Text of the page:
Hannah Tinti grew up in Salem, Massachusetts. Her work has appeared in magazines and anthologies, including The Best American Mystery Stories 2003. Her first novel, The Good Thief, received the American Library Association's Alex Award and the John Sargent Sr. First Novel Prize. Her short-story collection, Animal Crackers, has been sold in fifteen countries, and was a runner-up for the PEN/Hemingway Award. She is the editor of One Story magazine.
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Hannah Tinti discusses her first novel, The Good Thief
Why did you decide to set your novel in New England?
I wanted The Good Thief to take place in America in the 1800s, and New England felt like the perfect place. I grew up in Salem, Massachusettsfamous for the witch trials and as the birthplace of Nathaniel Hawthorneso stepping into the time period was actually quite natural for me. Most of the houses in the neighborhood where I grew up were built in the 1700s and 1800s, and it was not unusual to have a back staircase, or fireplaces in nearly every room, low ceilings or small latched pantry doors. Whenever my family worked outside in our small garden, we were constantly digging up things from the pastfragments of blue and white china plates, broken clay pipes, or crushed shells that used to line the path to a neighboring carriage house. Once, my grandmother found a Spanish Reale from the 1700s. This unearthing of tangible history, and being conscious every day of the people who have lived in places before you is something common in Europe and other parts of the world, but in America it is more unusual. In any event, it made a lasting impression on me, and has certainly wound ...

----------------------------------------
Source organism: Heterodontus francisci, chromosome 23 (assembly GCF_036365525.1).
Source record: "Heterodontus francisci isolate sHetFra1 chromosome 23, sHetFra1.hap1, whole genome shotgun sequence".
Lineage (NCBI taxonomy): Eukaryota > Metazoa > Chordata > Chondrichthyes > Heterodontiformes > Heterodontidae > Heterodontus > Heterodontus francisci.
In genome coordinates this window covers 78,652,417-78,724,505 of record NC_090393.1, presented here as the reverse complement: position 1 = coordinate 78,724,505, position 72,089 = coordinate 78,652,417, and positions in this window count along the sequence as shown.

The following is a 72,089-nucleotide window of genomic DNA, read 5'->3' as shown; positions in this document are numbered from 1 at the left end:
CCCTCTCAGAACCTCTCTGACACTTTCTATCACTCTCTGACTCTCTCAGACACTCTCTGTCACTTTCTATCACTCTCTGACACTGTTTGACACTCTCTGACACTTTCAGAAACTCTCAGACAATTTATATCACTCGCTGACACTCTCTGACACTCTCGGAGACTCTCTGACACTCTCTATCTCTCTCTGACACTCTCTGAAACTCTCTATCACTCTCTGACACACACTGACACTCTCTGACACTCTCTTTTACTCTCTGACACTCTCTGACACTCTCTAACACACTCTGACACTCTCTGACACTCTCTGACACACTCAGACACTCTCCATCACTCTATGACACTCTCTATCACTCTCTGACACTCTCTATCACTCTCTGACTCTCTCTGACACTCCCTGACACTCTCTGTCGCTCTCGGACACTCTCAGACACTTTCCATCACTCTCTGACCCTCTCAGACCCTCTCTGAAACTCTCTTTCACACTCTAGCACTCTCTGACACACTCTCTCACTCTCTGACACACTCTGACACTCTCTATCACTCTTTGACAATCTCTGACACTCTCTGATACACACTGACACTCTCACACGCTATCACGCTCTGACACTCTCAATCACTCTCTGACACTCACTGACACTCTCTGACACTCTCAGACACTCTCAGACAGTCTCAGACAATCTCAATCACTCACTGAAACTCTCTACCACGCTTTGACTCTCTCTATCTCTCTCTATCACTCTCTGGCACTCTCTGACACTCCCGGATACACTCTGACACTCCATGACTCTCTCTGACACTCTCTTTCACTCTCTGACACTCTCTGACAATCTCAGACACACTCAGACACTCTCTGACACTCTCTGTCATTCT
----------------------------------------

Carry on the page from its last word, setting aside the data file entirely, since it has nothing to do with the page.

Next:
Blood at the Root
"A gripping, timely, and important examination of American racism."
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